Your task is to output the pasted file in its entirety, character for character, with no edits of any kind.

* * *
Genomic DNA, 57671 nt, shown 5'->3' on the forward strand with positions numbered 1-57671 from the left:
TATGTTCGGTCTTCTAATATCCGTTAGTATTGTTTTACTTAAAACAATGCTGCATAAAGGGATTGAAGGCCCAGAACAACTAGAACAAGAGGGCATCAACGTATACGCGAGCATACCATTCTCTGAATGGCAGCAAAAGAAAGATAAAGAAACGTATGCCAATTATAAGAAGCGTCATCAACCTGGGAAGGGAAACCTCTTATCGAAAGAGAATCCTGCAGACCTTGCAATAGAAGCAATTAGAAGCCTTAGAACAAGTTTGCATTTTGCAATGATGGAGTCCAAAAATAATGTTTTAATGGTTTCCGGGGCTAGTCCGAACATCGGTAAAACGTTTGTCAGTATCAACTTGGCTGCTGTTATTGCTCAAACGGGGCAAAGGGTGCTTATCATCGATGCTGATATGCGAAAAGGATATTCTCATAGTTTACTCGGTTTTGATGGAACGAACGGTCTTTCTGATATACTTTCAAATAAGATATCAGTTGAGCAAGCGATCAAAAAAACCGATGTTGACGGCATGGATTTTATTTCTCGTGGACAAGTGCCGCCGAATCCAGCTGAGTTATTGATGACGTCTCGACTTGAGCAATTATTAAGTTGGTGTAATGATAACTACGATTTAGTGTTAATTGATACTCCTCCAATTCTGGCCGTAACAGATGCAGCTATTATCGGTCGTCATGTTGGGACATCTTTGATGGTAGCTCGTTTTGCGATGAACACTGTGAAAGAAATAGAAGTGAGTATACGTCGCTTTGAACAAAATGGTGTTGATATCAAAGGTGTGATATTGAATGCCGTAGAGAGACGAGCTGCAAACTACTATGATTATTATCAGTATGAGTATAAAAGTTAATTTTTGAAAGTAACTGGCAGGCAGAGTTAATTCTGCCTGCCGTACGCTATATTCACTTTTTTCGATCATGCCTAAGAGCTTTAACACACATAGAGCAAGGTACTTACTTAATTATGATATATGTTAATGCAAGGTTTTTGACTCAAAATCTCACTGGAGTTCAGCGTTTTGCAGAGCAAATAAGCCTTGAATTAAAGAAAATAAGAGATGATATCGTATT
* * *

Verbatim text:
Genomic DNA, 57671 nt, shown 5'->3' on the forward strand with positions numbered 1-57671 from the left:
TATGTTCGGTCTTCTAATATCCGTTAGTATTGTTTTACTTAAAACAATGCTGCATAAAGGGATTGAAGGCCCAGAACAACTAGAACAAGAGGGCATCAACGTATACGCGAGCATACCATTCTCTGAATGGCAGCAAAAGAAAGATAAAGAAACGTATGCCAATTATAAGAAGCGTCATCAACCTGGGAAGGGAAACCTCTTATCGAAAGAGAATCCTGCAGACCTTGCAATAGAAGCAATTAGAAGCCTTAGAACAAGTTTGCATTTTGCAATGATGGAGTCCAAAAATAATGTTTTAATGGTTTCCGGGGCTAGTCCGAACATCGGTAAAACGTTTGTCAGTATCAACTTGGCTGCTGTTATTGCTCAAACGGGGCAAAGGGTGCTTATCATCGATGCTGATATGCGAAAAGGATATTCTCATAGTTTACTCGGTTTTGATGGAACGAACGGTCTTTCTGATATACTTTCAAATAAGATATCAGTTGAGCAAGCGATCAAAAAAACCGATGTTGACGGCATGGATTTTATTTCTCGTGGACAAGTGCCGCCGAATCCAGCTGAGTTATTGATGACGTCTCGACTTGAGCAATTATTAAGTTGGTGTAATGATAACTACGATTTAGTGTTAATTGATACTCCTCCAATTCTGGCCGTAACAGATGCAGCTATTATCGGTCGTCATGTTGGGACATCTTTGATGGTAGCTCGTTTTGCGATGAACACTGTGAAAGAAATAGAAGTGAGTATACGTCGCTTTGAACAAAATGGTGTTGATATCAAAGGTGTGATATTGAATGCCGTAGAGAGACGAGCTGCAAACTACTATGATTATTATCAGTATGAGTATAAAAGTTAATTTTTGAAAGTAACTGGCAGGCAGAGTTAATTCTGCCTGCCGTACGCTATATTCACTTTTTTCGATCATGCCTAAGAGCTTTAACACACATAGAGCAAGGTACTTACTTAATTATGATATATGTTAATGCAAGGTTTTTGACTCAAAATCTCACTGGAGTTCAGCGTTTTGCAGAGCAAATAAGCCTTGAATTAAAGAAAATAAGAGATGATATCGTATT